DefinitionBy Mayo Clinic Staff
Chronic granulomatous disease (CGD) is an inherited (genetic) immune system disorder that occurs when a type of white blood cell (phagocyte) that usually helps your body fight infections doesn't work properly. As a result, the phagocytes can't protect your body from bacterial and fungal infections.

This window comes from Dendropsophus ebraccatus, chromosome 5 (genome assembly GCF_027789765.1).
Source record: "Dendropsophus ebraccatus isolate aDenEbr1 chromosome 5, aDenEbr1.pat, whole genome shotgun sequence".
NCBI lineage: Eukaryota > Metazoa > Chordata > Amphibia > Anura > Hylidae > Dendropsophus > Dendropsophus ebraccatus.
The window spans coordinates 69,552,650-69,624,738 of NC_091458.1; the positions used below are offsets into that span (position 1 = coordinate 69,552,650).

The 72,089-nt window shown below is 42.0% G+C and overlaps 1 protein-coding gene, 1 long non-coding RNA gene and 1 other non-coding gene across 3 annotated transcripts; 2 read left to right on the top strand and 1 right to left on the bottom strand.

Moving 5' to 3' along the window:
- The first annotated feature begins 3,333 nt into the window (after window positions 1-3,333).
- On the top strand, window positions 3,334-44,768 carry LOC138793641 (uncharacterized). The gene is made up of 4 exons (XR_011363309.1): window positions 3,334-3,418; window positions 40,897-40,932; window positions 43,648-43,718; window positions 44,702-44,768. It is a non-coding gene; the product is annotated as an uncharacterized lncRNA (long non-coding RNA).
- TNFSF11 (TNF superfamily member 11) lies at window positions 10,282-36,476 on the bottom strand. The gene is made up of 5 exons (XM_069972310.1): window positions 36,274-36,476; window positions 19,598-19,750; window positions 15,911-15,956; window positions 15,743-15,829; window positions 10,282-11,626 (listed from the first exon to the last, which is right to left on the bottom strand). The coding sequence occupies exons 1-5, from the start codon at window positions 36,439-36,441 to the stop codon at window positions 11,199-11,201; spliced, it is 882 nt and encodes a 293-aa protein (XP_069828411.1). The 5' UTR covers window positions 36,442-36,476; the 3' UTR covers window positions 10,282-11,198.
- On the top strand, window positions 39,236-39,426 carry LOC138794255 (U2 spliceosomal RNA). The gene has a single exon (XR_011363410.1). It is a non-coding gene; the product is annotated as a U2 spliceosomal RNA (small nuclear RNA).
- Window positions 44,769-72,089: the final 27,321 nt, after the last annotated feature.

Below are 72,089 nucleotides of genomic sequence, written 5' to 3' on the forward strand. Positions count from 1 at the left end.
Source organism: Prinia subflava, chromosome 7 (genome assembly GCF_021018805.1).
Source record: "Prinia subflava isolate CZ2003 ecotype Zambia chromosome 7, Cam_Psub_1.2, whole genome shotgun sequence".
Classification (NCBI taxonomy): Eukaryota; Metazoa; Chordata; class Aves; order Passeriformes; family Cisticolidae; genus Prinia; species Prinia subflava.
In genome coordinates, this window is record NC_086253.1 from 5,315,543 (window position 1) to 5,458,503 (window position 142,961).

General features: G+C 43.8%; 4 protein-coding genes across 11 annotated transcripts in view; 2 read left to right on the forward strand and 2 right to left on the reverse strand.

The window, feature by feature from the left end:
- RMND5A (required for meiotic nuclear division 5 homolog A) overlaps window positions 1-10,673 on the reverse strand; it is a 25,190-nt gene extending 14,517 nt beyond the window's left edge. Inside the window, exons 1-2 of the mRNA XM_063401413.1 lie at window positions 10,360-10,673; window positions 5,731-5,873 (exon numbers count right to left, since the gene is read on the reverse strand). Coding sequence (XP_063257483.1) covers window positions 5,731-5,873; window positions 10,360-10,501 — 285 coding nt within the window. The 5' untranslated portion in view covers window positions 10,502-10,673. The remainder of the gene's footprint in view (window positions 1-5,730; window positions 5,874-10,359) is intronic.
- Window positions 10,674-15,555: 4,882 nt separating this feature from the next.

People with chronic granulomatous disease often may develop pneumonia, lung infections, skin infections, lymph node infections, liver infections, gastrointestinal inflammation or other infections. They may develop clusters of white blood cells (masses) in infected areas (granulomas). Most people are diagnosed with CGD during childhood, but some people may not be diagnosed until adulthood.
Jan. 09, 2015
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